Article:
IRS Schemes to Undermine Estate Tax

With a cut to the estate tax looking unlikely in Congress this year, the Bush administration is quietly planning to reduce the number of federal agents who enforce the tax. Critics are calling the move a "backdoor" repeal of the tax on extraordinary inheritances.

Through leaked internal agency documents, the New York Times discovered last week that the government plans to eliminate almost half of the Internal Revenue Service’s 345 lawyers who currently audit the tax returns of those subject to sharing a cut of their estate with the American public upon their deaths. The Times reported the staff reduction will be made within the next few months.

The estate tax is levied on the transfer of massive amounts of wealth to heirs upon death. It does not apply to portions of an estate transferred to a spouse or charitable organization.

Although some politicians and anti-estate-tax groups have launched aggressive campaigns to repeal the tariff, the Senate has so far refused to kill it. In June, the Senate voted 57-41 against repealing it. Last week, House Republicans attached the measure to a minimum wage hike bill in the hopes of winning over Democrats, but Senate Democratic leadership vowed to kill the measure again.

While unsuccessful at repealing or cutting the estate tax through legislation, critics say the Bush administration is effectively gutting the tax by eliminating enforcement staff, and offering a gift to America’s elite in the process.

"For the administration to turn around and say, ‘We’re going to get rid of the people tasked with enforcement of the estate tax,’ certainly looks like an effort at backdoor repeal," Lee Farris, senior organizer of estate-tax policy at progressive United for a Fair Economy, told TNS.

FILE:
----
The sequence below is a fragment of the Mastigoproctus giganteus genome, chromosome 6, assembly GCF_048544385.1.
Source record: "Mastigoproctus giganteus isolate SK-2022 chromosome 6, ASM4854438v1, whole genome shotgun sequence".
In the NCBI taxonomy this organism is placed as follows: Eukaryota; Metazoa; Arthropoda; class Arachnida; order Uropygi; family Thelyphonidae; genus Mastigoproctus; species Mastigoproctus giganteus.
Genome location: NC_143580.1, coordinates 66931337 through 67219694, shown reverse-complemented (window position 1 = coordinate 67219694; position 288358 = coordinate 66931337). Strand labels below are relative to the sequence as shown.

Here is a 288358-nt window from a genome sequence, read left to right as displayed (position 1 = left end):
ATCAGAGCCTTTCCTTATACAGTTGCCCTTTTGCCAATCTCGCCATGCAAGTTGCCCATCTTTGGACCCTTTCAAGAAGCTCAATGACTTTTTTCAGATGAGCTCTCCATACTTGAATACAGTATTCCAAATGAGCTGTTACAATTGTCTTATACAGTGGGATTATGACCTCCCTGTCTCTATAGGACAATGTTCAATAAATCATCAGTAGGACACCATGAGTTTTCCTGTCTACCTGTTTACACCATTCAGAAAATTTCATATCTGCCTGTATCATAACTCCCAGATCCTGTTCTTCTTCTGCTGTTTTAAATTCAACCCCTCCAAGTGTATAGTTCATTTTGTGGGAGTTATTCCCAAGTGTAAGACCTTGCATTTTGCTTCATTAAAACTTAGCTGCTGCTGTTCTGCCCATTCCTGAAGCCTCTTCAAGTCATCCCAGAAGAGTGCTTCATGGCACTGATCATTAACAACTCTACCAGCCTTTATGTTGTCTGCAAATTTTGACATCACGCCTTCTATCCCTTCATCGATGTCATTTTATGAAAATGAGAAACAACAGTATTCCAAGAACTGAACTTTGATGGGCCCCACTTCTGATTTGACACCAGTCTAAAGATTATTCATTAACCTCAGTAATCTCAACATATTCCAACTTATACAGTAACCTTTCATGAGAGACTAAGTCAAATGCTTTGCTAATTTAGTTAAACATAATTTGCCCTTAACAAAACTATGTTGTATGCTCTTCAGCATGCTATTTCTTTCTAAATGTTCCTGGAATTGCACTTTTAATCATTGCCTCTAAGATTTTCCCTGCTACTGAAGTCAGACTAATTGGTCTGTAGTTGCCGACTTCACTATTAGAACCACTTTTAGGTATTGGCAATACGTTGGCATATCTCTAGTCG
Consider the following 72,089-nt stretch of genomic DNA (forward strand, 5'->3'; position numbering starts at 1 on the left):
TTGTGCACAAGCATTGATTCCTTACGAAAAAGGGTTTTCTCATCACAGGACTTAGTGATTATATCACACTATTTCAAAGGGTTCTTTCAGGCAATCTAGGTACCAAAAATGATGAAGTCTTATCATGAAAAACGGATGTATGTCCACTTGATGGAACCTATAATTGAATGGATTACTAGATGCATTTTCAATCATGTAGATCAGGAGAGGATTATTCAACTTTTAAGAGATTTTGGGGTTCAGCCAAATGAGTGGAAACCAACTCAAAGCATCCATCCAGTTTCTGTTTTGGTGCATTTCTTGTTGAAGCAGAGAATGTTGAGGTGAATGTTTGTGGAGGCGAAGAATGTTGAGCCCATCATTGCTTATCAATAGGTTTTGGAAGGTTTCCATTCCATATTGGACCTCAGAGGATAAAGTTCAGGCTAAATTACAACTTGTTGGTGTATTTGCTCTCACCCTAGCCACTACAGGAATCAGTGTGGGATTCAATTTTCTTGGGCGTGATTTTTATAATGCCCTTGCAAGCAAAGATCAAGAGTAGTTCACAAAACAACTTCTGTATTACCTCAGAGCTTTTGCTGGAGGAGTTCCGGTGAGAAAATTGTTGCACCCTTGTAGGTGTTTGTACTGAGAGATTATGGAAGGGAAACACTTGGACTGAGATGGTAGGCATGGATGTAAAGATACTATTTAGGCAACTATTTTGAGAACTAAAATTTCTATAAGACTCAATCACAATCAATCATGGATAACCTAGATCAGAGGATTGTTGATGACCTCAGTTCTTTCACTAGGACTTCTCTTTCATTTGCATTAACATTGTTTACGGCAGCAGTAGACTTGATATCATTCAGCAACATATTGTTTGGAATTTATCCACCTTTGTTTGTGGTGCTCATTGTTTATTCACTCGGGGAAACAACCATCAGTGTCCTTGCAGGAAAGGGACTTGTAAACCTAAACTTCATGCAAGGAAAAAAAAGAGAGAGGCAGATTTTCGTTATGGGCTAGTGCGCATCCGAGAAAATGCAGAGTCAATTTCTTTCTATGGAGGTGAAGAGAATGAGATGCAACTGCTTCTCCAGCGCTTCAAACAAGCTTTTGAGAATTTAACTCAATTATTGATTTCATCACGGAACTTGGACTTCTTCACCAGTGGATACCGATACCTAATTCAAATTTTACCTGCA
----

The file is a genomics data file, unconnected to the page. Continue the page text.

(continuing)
The IRS did not return interview requests made by TNS, but Kevin Brown, an IRS deputy commissioner, told the New York Times that he had ordered the cuts because "far fewer people were obliged to pay estate taxes under Bush's legislation."

The 2001 Bush tax cuts included gradual estate-tax exemptions for wealthy Americans until 2010, when the tax will be temporarily repealed for one year, before being fully reinstated in 2011. But while only around 6,300 people leave taxable estates each year, the Center on Budget and Policy Priorities, a progressive fiscal policy organization, and the Joint Committee on Taxation, an government advisory committee charged with monitoring federal tax policy, estimate that repealing the estate tax would create a $369 billion loss in revenue between 2007 and 2016.

Farris pointed out the irony in how the IRS job cuts coincide with a nearly $100 million increase of tax-enforcement funding included in a newly approved Senate appropriations bill. Given the personnel cut, critics predict the IRS will use the enforcement increases to go after low- and middle-income taxpayers instead of investigating wealthy tax evaders.

A 2006 study already found this trend to be true: taxpayers reporting less than $25,000 in income were six times more likely to undergo IRS audits in 2005 than those reporting earnings of $200,000 or more, according to the public-interest group Transactional Records Access Clearinghouse, affiliated with Syracuse University

At the same time, Brown of the IRS told the Times that estate-tax lawyers are the most productive tax-law enforcement staff at the IRS, finding an average of $2,200 of taxes owed but not paid to the government each hour that they work. The IRS says a significant amount of taxes are never collected from all taxpayers. The IRS reports that the gross tax gap -- the difference between what taxpayers are obligated to pay, and what they actually pay -- surpasses $300 billion every year.

"It’s just really shocking that the administration would be willing to cut off its nose to spite its face," Farris said. "It just seems crazy to cut the staff that are bringing in the most money at the IRS."

The enforcement division cuts directly contradict the IRS’s stated objective to go after the richest tax evaders. In a March 2005 statement, the agency wrote, "We are ramping up our audits on high-income taxpayers and corporations, focusing more attention on abusive shelters and launching more criminal investigations."

Farris said the determination of the Bush administration to squelch the estate tax is testament that Bush is "willing to go to any length to satisfy" his wealthiest supporters.

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